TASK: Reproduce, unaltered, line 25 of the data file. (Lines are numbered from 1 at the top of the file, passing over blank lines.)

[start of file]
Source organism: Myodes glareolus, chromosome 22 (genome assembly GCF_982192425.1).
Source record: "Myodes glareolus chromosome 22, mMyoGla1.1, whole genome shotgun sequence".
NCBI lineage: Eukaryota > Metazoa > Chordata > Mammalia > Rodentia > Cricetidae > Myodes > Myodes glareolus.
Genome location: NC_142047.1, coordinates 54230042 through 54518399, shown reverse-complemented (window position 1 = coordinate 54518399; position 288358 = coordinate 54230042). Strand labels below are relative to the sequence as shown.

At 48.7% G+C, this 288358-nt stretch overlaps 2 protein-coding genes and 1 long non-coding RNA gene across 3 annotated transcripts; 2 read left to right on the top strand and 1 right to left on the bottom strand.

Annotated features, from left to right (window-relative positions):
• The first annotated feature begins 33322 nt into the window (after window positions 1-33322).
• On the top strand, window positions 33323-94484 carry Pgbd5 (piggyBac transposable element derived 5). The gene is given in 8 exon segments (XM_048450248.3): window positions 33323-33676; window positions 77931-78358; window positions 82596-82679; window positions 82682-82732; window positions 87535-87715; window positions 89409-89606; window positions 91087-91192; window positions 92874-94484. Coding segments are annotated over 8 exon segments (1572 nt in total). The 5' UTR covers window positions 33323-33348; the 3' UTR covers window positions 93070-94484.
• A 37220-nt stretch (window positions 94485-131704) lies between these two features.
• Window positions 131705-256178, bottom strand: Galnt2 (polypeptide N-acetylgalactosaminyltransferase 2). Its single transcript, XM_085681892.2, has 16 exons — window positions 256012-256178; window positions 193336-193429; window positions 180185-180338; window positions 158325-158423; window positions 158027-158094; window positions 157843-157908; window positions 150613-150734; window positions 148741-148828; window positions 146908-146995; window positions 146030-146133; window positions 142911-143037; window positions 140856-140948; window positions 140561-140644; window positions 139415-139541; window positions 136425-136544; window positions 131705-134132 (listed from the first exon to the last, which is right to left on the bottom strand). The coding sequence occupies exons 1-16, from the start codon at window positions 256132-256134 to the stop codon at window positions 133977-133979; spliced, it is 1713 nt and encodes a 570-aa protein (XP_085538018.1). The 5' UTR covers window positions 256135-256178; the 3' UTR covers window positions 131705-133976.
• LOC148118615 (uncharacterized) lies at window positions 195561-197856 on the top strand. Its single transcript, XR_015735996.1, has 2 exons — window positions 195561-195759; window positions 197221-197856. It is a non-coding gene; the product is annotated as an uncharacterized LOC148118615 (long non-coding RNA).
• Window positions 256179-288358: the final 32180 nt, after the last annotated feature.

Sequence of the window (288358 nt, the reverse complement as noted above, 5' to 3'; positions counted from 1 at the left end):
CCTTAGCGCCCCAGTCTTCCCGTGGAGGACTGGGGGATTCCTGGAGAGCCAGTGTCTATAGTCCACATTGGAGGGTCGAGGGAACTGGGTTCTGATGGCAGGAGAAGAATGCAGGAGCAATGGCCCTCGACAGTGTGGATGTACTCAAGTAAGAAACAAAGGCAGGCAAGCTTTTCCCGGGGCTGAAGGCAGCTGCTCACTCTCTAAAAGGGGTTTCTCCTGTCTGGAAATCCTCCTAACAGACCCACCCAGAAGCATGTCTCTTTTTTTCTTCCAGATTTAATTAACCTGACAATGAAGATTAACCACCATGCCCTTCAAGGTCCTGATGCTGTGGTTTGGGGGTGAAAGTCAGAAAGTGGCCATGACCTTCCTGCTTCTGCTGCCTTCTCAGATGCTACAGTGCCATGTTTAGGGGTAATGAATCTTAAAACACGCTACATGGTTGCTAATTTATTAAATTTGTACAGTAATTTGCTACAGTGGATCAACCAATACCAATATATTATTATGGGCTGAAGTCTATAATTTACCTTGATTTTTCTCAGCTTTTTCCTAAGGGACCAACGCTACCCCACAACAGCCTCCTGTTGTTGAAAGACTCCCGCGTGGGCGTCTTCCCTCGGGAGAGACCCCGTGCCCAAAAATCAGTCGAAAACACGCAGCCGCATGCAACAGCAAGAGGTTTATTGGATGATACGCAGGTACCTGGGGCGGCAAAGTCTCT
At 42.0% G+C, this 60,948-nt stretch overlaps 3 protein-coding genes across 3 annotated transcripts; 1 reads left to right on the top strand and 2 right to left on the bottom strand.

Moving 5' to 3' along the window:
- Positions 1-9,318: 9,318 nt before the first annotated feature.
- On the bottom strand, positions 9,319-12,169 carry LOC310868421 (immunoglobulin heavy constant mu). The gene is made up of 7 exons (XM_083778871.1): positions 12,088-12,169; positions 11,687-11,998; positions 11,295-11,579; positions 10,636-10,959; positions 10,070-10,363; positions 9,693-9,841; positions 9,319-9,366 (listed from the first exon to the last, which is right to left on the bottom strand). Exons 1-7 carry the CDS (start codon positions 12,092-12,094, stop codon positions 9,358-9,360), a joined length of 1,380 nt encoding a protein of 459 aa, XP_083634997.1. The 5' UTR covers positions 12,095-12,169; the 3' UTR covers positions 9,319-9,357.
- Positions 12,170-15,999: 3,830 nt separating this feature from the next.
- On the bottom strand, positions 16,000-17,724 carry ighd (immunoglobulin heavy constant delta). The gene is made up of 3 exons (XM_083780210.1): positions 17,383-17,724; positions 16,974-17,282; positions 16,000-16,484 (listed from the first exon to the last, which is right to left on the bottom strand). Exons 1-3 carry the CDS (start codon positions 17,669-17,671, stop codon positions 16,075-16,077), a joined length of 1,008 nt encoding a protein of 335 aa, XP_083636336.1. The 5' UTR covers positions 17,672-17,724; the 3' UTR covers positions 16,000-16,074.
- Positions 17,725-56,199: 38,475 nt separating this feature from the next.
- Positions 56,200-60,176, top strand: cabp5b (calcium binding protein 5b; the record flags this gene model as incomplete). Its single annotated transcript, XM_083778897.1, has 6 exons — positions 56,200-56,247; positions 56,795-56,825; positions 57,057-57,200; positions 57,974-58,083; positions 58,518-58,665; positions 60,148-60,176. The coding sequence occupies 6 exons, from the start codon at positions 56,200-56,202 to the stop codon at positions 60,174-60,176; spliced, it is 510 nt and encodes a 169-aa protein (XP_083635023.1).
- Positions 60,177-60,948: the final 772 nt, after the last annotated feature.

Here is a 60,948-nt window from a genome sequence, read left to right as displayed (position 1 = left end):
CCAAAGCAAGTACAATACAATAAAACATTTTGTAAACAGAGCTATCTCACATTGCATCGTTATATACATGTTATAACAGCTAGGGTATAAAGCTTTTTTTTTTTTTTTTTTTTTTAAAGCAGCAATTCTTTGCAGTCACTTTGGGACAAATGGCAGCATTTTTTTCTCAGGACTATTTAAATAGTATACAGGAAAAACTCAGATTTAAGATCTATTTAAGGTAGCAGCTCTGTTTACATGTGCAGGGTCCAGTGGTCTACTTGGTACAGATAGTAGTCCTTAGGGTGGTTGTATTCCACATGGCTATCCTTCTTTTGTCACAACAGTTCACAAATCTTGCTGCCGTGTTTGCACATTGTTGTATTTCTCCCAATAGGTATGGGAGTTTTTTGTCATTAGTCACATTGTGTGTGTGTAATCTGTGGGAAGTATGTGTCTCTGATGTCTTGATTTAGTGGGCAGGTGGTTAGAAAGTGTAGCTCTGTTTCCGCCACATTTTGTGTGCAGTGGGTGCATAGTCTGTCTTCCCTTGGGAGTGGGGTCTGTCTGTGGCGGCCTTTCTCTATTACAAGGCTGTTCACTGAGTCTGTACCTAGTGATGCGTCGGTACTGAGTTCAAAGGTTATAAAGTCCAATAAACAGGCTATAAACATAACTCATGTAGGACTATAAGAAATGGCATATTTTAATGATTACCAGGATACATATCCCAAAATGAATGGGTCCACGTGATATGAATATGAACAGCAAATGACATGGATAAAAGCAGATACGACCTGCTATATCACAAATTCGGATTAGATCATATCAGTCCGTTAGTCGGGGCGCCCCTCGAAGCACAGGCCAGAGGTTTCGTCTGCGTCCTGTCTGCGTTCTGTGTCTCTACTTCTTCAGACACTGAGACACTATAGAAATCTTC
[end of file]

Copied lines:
CCAAAGCAAGTACAATACAATAAAACATTTTGTAAACAGAGCTATCTCACATTGCATCGTTATATACATGTTATAACAGCTAGGGTATAAAGCTTTTTTTTTTTTTTTTTTTTTTAAAGCAGCAATTCTTTGCAGTCACTTTGGGACAAATGGCAGCATTTTTTTCTCAGGACTATTTAAATAGTATACAGGAAAAACTCAGATTTAAGATCTATTTAAGGTAGCAGCTCTGTTTACATGTGCAGGGTCCAGTGGTCTACTTGGTACAGATAGTAGTCCTTAGGGTGGTTGTATTCCACATGGCTATCCTTCTTTTGTCACAACAGTTCACAAATCTTGCTGCCGTGTTTGCACATTGTTGTATTTCTCCCAATAGGTATGGGAGTTTTTTGTCATTAGTCACATTGTGTGTGTGTAATCTGTGGGAAGTATGTGTCTCTGATGTCTTGATTTAGTGGGCAGGTGGTTAGAAAGTGTAGCTCTGTTTCCGCCACATTTTGTGTGCAGTGGGTGCATAGTCTGTCTTCCCTTGGGAGTGGGGTCTGTCTGTGGCGGCCTTTCTCTATTACAAGGCTGTTCACTGAGTCTGTACCTAGTGATGCGTCGGTACTGAGTTCAAAGGTTATAAAGTCCAATAAACAGGCTATAAACATAACTCATGTAGGACTATAAGAAATGGCATATTTTAATGATTACCAGGATACATATCCCAAAATGAATGGGTCCACGTGATATGAATATGAACAGCAAATGACATGGATAAAAGCAGATACGACCTGCTATATCACAAATTCGGATTAGATCATATCAGTCCGTTAGTCGGGGCGCCCCTCGAAGCACAGGCCAGAGGTTTCGTCTGCGTCCTGTCTGCGTTCTGTGTCTCTACTTCTTCAGACACTGAGACACTATAGAAATCTTC